15. Chatha DS, Cunningham PM, Schweitzer ME (2005) MR imaging of the diabetic foot: diagnostic challenges. Radiol Clin North Am 43:747–759.

    Article  PubMed  Google Scholar 

  16. McCarthy E, Morrison WB, Zoga AC (2017) MR imaging of the diabetic foot. Magn Reson Imaging Clin N Am 25:183–194.

    Article  PubMed  Google Scholar 

  17. Steurer J (2011) The Delphi method: an efficient procedure to generate knowledge. Skeletal Radiol 40:959–961.

    Article  PubMed  Google Scholar 

  18. Llewellyn A, Jones-Diette J, Kraft J, Holton C, Harden M, Simmonds M (2019) Imaging tests for the detection of osteomyelitis: a systematic review. Health Technol Assess 23:1–128.

    Article  PubMed  PubMed Central  Google Scholar 

  19. Diez AIG, Fuster D, Morata L et al (2020) Comparison of the diagnostic accuracy of diffusion-weighted and dynamic contrast-enhanced MRI with 18F-FDG PET/CT to differentiate osteomyelitis from Charcot neuro-osteoarthropathy in diabetic foot. Eur J Radiol 132:109299.

    Article  PubMed  Google Scholar 

  20. Ministère de la santé et des services sociaux du Québec: Circulaire 2020–006, Les valeurs unitaires, Annexe F et G. Normes et pratiques de gestion. (2020). Accessed: February 1, 2021.

Download references


We would like to acknowledge the contribution of Dr Sooheib Andoulsi, musculoskeletal radiology fellow at the Centre hospitalier de l’Université de Montréal at the time of the study.



Author information

Authors and Affiliations



VF was the lead for the study conception and design, lead the in-house committee, performed statistical analysis for the pre- and post-intervention data, offered an important contribution in the writing of the manuscript. AI performed the pre-intervention data acquisition, the pre-and post-intervention statistical analysis, helped for the study conception and design, and was the major contributor in writing the manuscript. MB performed the post-intervention data acquisition and related statistical analysis and interpretation. PMP, DJ, MK and KB were members of the in-house committee, helped analyze and interpret the patient data and contributed to substantial revision of the manuscript. All authors read and approved the final manuscript.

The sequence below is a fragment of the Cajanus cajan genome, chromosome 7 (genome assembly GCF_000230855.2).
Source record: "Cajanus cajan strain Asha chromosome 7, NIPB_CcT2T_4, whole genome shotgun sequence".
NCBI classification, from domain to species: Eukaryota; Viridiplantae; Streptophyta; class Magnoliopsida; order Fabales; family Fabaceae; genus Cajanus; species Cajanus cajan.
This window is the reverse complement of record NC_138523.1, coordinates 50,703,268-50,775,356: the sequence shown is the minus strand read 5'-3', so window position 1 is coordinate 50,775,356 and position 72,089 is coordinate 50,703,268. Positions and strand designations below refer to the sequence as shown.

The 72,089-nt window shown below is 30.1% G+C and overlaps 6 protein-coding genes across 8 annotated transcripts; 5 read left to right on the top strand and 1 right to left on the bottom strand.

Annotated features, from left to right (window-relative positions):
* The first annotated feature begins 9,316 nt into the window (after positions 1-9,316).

Corresponding author

Correspondence to Aisin Ibrahim.

Ethics declarations

Ethics approval and consent to participate

The study was approved by the local ethics committee (Comité d’éthique de la recherche du CHUM) and informed consent was waived due to the retrospective nature.

Consent for publication

Not applicable.

Competing interests

The authors declare that they have no competing interests.

Additional information

Publisher's Note

Springer Nature remains neutral with regard to jurisdictional claims in published maps and institutional affiliations.

Rights and permissions

Open Access This article is licensed under a Creative Commons Attribution 4.0 International License, which permits use, sharing, adaptation, distribution and reproduction in any medium or format, as long as you give appropriate credit to the original author(s) and the source, provide a link to the Creative Commons licence, and indicate if changes were made. The images or other third party material in this article are included in the article's Creative Commons licence, unless indicated otherwise in a credit line to the material. If material is not included in the article's Creative Commons licence and your intended use is not permitted by statutory regulation or exceeds the permitted use, you will need to obtain permission directly from the copyright holder. To view a copy of this licence, visit

Reprints and Permissions

About this article

Verify currency and authenticity via CrossMark

Cite this article

Ibrahim, A., Berkache, M., Morency-Potvin, P. et al. Diabetic foot infections: how to investigate more efficiently? A retrospective study in a quaternary university center. Insights Imaging 13, 88 (2022).

Download citation

  • Received:

  • Accepted:

  • Published:

  • DOI:


  • Diabetic foot
  • Foot Osteomyelitis
  • Investigation
  • Magnetic resonance imaging
  • Gallium bone scan